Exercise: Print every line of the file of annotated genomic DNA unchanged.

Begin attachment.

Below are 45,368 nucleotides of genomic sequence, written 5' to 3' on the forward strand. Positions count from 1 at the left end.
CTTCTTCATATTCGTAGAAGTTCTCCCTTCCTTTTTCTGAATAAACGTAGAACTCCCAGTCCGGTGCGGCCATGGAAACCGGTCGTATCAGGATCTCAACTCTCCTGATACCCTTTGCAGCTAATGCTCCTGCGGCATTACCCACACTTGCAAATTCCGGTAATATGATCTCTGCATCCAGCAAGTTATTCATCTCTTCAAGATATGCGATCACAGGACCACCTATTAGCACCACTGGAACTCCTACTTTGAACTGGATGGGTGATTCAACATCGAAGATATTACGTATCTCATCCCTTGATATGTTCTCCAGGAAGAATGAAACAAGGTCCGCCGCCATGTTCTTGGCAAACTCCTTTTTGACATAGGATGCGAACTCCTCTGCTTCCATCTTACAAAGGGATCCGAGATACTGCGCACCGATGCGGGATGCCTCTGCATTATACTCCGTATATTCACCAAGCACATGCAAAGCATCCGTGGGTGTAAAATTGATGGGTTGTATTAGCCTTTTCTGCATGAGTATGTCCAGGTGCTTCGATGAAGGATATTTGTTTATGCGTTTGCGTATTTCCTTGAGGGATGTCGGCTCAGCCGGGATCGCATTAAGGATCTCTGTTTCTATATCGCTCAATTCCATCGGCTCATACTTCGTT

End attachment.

Below are 45,368 nucleotides of genomic sequence, written 5' to 3' on the forward strand. Positions count from 1 at the left end.
CTTCTTCATATTCGTAGAAGTTCTCCCTTCCTTTTTCTGAATAAACGTAGAACTCCCAGTCCGGTGCGGCCATGGAAACCGGTCGTATCAGGATCTCAACTCTCCTGATACCCTTTGCAGCTAATGCTCCTGCGGCATTACCCACACTTGCAAATTCCGGTAATATGATCTCTGCATCCAGCAAGTTATTCATCTCTTCAAGATATGCGATCACAGGACCACCTATTAGCACCACTGGAACTCCTACTTTGAACTGGATGGGTGATTCAACATCGAAGATATTACGTATCTCATCCCTTGATATGTTCTCCAGGAAGAATGAAACAAGGTCCGCCGCCATGTTCTTGGCAAACTCCTTTTTGACATAGGATGCGAACTCCTCTGCTTCCATCTTACAAAGGGATCCGAGATACTGCGCACCGATGCGGGATGCCTCTGCATTATACTCCGTATATTCACCAAGCACATGCAAAGCATCCGTGGGTGTAAAATTGATGGGTTGTATTAGCCTTTTCTGCATGAGTATGTCCAGGTGCTTCGATGAAGGATATTTGTTTATGCGTTTGCGTATTTCCTTGAGGGATGTCGGCTCAGCCGGGATCGCATTAAGGATCTCTGTTTCTATATCGCTCAATTCCATCGGCTCATACTTCGTT